The cultural and political impact of the British over the past two centuries in South Asia has been vast and extremely pervasive. Numerous histories of the "British period" testify to this, and it is an influence referred to in the Introduction to this volume. Space does not permit even a brief review of the administrative, legal, religious, educational, public health, military, agricultural, industrial, sporting, and communicational developments that occurred during the period of British administration of most of the subcontinent.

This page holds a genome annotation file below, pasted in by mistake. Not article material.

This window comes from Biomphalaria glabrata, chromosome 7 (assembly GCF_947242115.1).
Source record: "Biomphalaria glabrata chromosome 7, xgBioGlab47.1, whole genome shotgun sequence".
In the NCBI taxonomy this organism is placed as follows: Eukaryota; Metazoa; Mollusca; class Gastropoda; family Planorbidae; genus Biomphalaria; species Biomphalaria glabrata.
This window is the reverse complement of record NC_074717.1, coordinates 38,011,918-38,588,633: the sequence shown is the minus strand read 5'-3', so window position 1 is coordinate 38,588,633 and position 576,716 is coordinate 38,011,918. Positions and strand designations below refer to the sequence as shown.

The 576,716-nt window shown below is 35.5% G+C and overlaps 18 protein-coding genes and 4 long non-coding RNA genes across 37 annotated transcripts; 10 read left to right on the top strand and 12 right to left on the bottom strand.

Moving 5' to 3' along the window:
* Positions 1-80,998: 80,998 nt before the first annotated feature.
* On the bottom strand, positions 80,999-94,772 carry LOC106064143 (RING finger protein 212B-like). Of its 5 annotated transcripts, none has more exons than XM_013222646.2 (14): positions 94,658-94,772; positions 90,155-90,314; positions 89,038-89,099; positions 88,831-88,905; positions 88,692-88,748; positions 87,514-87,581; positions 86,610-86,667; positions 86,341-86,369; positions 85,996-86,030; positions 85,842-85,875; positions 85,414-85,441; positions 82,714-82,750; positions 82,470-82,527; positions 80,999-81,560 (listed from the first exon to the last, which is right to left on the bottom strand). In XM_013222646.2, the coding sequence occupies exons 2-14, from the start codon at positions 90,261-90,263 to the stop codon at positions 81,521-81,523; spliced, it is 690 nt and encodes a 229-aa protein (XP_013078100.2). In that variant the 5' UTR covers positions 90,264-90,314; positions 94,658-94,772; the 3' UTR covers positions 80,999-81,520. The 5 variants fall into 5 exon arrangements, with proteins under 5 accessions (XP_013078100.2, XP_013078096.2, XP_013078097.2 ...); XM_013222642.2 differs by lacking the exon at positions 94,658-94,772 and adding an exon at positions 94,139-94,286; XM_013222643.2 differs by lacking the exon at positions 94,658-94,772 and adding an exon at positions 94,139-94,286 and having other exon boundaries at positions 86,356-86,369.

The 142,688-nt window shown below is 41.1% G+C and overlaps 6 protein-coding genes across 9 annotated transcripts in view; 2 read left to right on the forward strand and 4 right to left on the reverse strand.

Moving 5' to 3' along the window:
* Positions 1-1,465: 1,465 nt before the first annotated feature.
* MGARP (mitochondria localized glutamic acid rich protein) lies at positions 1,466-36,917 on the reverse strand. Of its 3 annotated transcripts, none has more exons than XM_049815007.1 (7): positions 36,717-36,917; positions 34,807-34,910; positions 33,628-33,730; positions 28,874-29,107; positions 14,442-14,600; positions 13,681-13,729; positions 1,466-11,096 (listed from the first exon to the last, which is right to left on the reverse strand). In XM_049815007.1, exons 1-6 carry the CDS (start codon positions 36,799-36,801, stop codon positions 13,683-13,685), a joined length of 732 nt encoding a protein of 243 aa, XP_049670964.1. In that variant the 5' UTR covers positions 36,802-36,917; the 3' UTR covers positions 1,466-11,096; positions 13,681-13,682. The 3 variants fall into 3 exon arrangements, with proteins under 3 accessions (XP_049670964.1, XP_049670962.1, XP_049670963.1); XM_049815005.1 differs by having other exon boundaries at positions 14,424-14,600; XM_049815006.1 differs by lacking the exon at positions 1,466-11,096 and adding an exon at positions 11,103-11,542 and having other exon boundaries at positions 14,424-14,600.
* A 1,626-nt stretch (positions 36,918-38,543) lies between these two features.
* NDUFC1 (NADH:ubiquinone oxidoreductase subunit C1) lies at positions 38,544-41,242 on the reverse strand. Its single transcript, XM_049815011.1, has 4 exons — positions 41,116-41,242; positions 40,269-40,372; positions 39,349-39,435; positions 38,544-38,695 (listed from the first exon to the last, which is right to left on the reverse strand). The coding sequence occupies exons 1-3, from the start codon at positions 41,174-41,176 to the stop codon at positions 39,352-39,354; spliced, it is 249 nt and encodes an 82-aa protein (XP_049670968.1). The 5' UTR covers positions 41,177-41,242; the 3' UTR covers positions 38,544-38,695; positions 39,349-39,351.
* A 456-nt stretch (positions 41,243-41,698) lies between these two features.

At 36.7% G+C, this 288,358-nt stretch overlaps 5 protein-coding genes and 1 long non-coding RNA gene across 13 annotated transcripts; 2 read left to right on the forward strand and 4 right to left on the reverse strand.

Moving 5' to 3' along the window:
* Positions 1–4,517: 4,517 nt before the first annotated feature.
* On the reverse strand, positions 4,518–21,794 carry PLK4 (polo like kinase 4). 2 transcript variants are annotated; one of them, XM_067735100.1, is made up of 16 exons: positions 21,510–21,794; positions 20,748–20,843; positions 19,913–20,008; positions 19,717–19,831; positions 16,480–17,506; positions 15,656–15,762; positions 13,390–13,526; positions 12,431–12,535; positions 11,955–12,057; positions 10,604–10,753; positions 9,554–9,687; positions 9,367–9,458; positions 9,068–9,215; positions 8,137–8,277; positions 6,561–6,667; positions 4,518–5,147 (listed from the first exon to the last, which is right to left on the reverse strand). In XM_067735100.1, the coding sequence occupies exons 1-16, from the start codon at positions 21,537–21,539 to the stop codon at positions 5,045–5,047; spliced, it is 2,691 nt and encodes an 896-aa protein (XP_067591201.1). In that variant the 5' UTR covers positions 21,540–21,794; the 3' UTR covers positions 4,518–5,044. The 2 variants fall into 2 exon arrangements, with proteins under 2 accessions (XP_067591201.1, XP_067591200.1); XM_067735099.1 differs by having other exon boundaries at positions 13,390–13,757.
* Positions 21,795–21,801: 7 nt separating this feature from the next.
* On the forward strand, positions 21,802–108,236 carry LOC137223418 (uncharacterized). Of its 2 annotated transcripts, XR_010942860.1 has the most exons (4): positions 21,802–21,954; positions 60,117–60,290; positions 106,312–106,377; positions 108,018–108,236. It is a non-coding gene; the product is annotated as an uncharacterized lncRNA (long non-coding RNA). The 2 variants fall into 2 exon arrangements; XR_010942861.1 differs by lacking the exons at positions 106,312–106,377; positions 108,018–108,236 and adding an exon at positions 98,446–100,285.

We may instead highlight the contribution of Europeans from India to the arts. Best known of course is the literary contribution of Rudyard Kipling (1865-1936), one of two Indian-born writers to receive the Nobel Prize for Literature (the other was Rabindranath Tagore). Of numerous professional artists to work in India, the most outstanding was the Anglo-German painter John Zoffany, who worked there from 1783 to 1790. The artistic impact of the British on Indian architecture was vast, and well documented: witness only the official buildings of New Delhi. Less recognized during the present century has been the impact of this relatively small ethnic group on the British film industry. Julie Christie, Vivien Leigh, Margaret Lockwood, Merle Oberon, and Several other actors, as well as the director Lindsay Anderson, were all born and at least partly brought up in British India. One might wonder whether the ubiquity of school plays and amateur dramatic societies in that era had something to do with these careers.